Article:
PONTOISE, France (Reuters) - A French court on Monday found Continental Airlines and a mechanic at the U.S. airline guilty of involuntary manslaughter for their part in the 2000 Concorde crash, in a ruling Continental called “absurd.”
The verdict more than a decade after a deadly accident that spelled the end of the supersonic airliner could now affect how planes are maintained and inspected.
The court ruled that a small metal strip, which fell onto the runway from a Continental aircraft just before the Concorde took off, caused the crash, which killed 113 people.
Continental, which was fined 200,000 euros and ordered to pay Concorde’s operator Air France a million euros in damages, said it would appeal a verdict it described as unfair and absurd.
Welder John Taylor was handed a 15-month suspended prison sentence for having gone against industry norms and used titanium to forge the piece that dropped off the plane.
“I do not understand how my client could be considered to have sole responsibility for the Concorde crash,” lawyer Francois Esclatine told French iTele television.
Continental, which has since been swallowed to form United Continental Holdings, will have to pay 70 percent of any damages payable to families of victims, the ruling said. Airbus parent EADS would have to pay the other 30 percent.
The verdict exposes Continental and EADS to damages claims that could run to tens of millions of euros if insurance companies seek reimbursement for sums already paid to relatives.
Individual damages in such cases can reach some $3-4 million in the United States, but tend to be lower in France where damages for wrongful death are closer to $50,000 and economic losses are compensated on a strict scale, legal specialists say.
A Continental spokesman said the ruling showed “the determination of the French authorities to shift attention and blame away from Air France ... as well as from the French authorities responsible for the Concorde’s airworthiness and safety.”
The crash sped up the demise of the droop-nosed Concorde — the fastest commercial airliner in history and a symbol of Franco-British co-operation — as safety concerns coupled with economic downturn after 9/11 drove away its wealthy customers.
The Air France Concorde, carrying mostly German tourists bound for a Caribbean cruise, was taking off from Paris on July 25, 2000 when an engine caught fire. Trailing a plume of flames, it crashed into a hotel near Charles de Gaulle airport.
All 109 passengers and four people on the ground died.
After modifications, the plane returned to service but its operators, Air France and British Airways, retired it in 2003.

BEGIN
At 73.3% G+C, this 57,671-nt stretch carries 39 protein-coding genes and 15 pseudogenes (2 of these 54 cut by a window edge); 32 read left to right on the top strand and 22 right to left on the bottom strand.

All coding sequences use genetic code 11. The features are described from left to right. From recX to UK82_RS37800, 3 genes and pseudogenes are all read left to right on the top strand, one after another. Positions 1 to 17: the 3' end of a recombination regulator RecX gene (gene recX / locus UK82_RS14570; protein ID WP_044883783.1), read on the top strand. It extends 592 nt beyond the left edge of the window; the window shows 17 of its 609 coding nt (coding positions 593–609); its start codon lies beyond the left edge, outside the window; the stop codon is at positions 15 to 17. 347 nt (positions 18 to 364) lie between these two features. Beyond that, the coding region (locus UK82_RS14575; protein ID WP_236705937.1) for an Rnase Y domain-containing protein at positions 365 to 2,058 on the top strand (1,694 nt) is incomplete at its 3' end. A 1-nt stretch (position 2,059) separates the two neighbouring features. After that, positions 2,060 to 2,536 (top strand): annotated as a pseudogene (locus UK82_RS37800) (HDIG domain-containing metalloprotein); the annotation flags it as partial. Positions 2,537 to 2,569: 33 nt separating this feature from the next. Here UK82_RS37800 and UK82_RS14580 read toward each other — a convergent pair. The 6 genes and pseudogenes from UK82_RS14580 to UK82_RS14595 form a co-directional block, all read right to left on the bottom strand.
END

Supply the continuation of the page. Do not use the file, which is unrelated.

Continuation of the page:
The court said EADS, which now owns the French factories that partly built the Concorde airliners, had some civil liability in the crash, which hastened the end of an era of glamorous supersonic travel between London, Paris and New York.
EADS lawyer Simon Ndiaye said the company was still deciding whether to appeal.
Three French aviation officials, including the former head of the Concorde program, Henri Perrier, were acquitted by the court, as was Taylor’s supervisor at Continental.
The trial has led to warnings in the aviation industry that taking crash investigations out of the hands of regulators and placing them in the courts could discourage workers from coming forward with information needed to prevent future accidents.
Kenneth Quinn, a former Federal Aviation Administration chief counsel who advises the Flight Safety Foundation, called the verdict “an affront to our outstanding aviation safety records” and said it could impede co-operation on plane crashes.
“If there is willful misconduct then criminal laws apply ... but attempting to put people behind bars or even handing out suspended sentences for honest mistakes is going to dry up the sources of information need to prevent the next crash.”
The court in the town of Pontoise north of Paris blamed sub-standard maintenance practices for the fact that a 44 cm-long strip of titanium dropped off a Continental plane taking off before the Concorde and punctured its tires, sending debris into the Concorde’s fuel tanks and sparking a fatal fire.
Additional reporting by Tim Hepher; Writing by Catherine Bremer and Brian Love